Medical Community Grants
TMA Foundation Board of Trustees approved the following grants to projects of TMA county medical societies or county alliance chapters in support of its Medical Community Grants Program.
Community Health Summit: A Community Approach to Obesity; Comal County Medical Society: This program promotes and implements a collaborative, multidisciplinary approach for prevention, management and treatment of Obesity and Metabolic Syndrome. The medical educational forum will empower communities in Comal and Guadalupe counties to address diabetes and obesity issues. It joins lecturers from medical education, active medical practice, allied health and the community to share information, approaches and intervention strategies. Learn more on their website.
DCMS Cares; Dallas County Medical Society Foundation: DCMS Cares is a new program that follows the society's tradition of physician-led community outreach highlighted by Project Access Dallas, which concluded in March 2013. This program will help members continue caring for uninsured/low-income patients in their private practices by providing patients access to free prescription medications. Through DCMS' partnership with CVS/Caremark, the goal is to serve 500 over a three-year period. Learn more on their website.
Shut Out Sugar Campaign (SOS); Harris County Medical Society (HCMS) and the Houston Academy of Medicine (HAM): This campaign aims to increase public awareness of the link between sugary beverages and obesity, with physicians helping patients make better lifestyle choices for their health and weight. SOS promotes eliminating or reducing sugar-sweetened drinks from our everyday diet to achieve a healthy weight and reminds patients that they have personal choice. The campaign also establishes physicians as trusted leaders and positive resources for information on nutrition. Learn more on their website.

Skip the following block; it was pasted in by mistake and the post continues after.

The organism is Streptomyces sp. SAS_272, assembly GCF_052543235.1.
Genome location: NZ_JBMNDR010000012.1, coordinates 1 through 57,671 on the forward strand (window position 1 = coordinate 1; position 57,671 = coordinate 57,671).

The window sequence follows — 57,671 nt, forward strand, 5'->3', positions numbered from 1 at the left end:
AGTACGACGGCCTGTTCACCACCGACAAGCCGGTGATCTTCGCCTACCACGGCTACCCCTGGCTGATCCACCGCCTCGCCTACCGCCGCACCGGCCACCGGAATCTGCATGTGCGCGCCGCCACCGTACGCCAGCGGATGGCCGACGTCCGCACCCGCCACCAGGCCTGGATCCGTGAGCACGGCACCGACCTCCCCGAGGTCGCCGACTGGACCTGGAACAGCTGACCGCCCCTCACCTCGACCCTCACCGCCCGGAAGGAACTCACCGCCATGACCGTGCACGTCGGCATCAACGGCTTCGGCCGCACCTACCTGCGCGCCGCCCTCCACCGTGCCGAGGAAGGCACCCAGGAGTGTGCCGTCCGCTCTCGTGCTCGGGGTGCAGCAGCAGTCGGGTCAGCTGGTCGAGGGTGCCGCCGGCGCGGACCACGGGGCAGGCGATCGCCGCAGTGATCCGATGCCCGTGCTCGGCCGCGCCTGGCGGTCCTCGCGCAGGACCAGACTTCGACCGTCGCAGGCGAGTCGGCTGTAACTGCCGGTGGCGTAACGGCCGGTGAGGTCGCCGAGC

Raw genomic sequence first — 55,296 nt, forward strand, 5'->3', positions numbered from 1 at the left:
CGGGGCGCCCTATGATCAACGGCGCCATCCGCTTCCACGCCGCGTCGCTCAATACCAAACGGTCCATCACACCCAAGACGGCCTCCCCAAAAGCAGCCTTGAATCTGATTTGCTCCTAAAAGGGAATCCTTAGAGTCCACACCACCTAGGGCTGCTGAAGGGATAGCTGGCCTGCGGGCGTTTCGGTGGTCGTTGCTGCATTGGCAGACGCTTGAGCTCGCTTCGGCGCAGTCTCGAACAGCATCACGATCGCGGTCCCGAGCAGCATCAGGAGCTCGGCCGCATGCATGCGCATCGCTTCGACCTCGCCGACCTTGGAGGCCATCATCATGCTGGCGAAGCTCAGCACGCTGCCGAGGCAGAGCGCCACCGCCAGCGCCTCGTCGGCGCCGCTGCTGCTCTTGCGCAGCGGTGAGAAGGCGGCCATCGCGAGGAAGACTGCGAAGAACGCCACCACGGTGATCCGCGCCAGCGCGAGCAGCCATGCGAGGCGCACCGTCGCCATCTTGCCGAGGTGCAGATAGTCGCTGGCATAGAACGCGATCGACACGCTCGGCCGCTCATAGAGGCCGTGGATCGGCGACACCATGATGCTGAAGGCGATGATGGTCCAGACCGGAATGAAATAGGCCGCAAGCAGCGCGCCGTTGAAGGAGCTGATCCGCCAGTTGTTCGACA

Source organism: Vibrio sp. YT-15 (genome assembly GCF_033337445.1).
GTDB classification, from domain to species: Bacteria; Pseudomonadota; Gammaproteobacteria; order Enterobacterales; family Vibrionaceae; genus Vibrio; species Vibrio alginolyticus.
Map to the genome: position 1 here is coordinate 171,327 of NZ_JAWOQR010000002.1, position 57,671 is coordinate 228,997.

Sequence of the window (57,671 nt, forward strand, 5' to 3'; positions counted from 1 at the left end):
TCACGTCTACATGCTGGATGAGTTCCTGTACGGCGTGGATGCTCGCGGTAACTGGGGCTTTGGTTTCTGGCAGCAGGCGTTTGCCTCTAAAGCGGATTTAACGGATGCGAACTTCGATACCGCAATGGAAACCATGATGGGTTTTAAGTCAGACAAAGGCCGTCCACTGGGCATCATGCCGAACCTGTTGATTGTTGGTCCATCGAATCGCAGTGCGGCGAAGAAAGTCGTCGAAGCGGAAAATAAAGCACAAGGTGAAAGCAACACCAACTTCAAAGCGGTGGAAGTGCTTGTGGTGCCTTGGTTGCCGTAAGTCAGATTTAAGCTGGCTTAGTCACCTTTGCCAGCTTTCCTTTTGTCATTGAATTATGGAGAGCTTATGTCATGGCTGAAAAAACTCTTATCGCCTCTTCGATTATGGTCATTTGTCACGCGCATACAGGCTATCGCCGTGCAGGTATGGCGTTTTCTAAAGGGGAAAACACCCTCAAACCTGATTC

iConquer; Nueces County Medical Society: The project plans to combat diabetes and decrease the risk of obesity by creating healthy habits among children ages 3-6 and in early childhood development centers, preschools and elementary schools. It will achieve this through age-appropriate educational videos, self-created songs, puppet shows, animated movies, and other fun activities delivered by community youth. Learn more on their website.
Immunization Project; Tarrant County Medical Society Alliance Foundation (TCMSAF): TCMSAF partners with Immunization Collaboration of Tarrant County by providing funding, volunteers, and leadership as part of a collaboration of more than 40 agencies and organizations, public and private, committed to the systematic eradication of childhood, vaccine-preventable diseases in Tarrant County since 1991. The project provides low cost vaccines for 4,500 students each August and spring semester and on-site school events for 3,000 students to meet 7th grade requirements. Year-round education stresses to families the importance of on-time vaccines and for providers how to talk to families about vaccine hesitancy. Learn more on their website.
Medical Student Community Leadership Grants
TMA Foundation Board of Trustees approved the following grants to projects of TMA Medical Student Chapters in support of its Medical Student Community Leadership Grants Program.
Depression Screening in a Primary Care Setting; Baylor College of Medicine: Students will partner with HOPE clinic of Houston to promote and improve the mental health of its patients. The program will provide translated screening tests, create an education program on awareness of mental health issues for patients and facilitate access to mental health professionals if a patient screens positive for a psychiatric illness, as well as transportation to a provider with metro vouchers, if needed.